With one of our favorite core exercises and a dynamic mobility drill, you’ll have two go-to moves that are easy to complete, whether at the trailhead, park, or your living room.
Please remember that we’re online coaches, not online doctors. If you’re experiencing intense lower back pain, nerve pain such as sciatica,, or other symptoms beyond those described in this article, please seek out medical advice or physical therapy for qualified help.
One common culprit of low back pain is weakness through the core muscles, more specifically the deep stabilizer muscles. These muscles are responsible for keeping us upright and balanced with minimal rotation side-to-side or back-and-forth, and have attachment points throughout the spine and pelvis. A strong core also helps us absorb the impact of our daily activities and running in particular. As thousands of steps build up throughout a run, a strong core will provide shock absorption for your body.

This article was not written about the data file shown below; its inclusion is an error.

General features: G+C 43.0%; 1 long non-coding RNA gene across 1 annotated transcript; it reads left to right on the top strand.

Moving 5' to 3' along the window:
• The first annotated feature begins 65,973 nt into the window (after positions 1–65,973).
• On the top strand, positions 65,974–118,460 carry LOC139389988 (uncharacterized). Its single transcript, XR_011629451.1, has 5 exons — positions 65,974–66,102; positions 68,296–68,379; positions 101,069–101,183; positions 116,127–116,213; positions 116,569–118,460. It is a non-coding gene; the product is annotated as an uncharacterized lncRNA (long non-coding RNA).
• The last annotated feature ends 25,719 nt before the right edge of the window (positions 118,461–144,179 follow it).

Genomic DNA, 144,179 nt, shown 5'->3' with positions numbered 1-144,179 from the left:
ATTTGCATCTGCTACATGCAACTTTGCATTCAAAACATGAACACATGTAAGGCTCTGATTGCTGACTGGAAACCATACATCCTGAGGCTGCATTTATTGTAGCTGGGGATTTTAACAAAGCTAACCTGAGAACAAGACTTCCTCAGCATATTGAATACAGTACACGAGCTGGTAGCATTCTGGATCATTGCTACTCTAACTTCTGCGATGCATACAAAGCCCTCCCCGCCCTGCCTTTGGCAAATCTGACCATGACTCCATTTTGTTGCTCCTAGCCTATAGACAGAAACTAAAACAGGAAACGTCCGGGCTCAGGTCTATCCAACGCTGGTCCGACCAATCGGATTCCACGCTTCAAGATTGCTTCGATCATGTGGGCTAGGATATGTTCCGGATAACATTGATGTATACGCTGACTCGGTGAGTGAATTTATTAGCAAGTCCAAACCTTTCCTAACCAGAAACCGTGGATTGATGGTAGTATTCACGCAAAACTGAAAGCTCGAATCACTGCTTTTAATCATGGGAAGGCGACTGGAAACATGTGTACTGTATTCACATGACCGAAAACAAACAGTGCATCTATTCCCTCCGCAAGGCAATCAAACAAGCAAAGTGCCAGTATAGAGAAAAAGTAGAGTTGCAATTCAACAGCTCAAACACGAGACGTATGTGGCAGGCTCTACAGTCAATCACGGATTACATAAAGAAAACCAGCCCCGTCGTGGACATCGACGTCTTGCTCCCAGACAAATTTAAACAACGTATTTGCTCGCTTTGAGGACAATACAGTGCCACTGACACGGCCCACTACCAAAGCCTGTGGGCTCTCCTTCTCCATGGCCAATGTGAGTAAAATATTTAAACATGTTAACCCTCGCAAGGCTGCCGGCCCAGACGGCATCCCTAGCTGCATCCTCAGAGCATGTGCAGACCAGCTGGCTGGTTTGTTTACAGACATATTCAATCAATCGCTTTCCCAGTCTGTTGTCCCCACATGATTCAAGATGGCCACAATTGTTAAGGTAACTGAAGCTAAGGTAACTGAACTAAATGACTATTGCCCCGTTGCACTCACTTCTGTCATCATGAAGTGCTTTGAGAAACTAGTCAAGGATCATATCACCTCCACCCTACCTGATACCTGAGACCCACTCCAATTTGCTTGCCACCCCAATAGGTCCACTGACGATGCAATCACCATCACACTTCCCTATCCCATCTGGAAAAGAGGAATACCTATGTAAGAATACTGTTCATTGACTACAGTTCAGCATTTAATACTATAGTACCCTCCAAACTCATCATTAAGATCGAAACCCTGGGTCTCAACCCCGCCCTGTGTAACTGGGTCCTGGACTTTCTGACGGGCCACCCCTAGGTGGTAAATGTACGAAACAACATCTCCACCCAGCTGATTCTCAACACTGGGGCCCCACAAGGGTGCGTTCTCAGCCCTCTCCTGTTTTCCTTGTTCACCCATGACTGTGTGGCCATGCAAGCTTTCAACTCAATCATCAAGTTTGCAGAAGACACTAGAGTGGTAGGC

Less shock absorption isn’t the only downside of a week core. Your posture will also likely be affected. When the core is weak people tend to default to an overextended, mildly arched low back since those stabilizing muscles are disengaged. Not only does this lead to instability throughout your body, it also hinders your ability to engage your glutes. These muscle powerhouses are particularly important to all athletes and runners. Strengthening the core and correcting this arch to find a more neutral spine position is critical to keep running long-term and injury-free.
Let’s experiment with spinal positioning and how it affects your glute and core engagement to get a better understanding of how to prevent lower back pain when running (or just chasing your dog through the park!)
To find that neutral spine position, start with your glutes.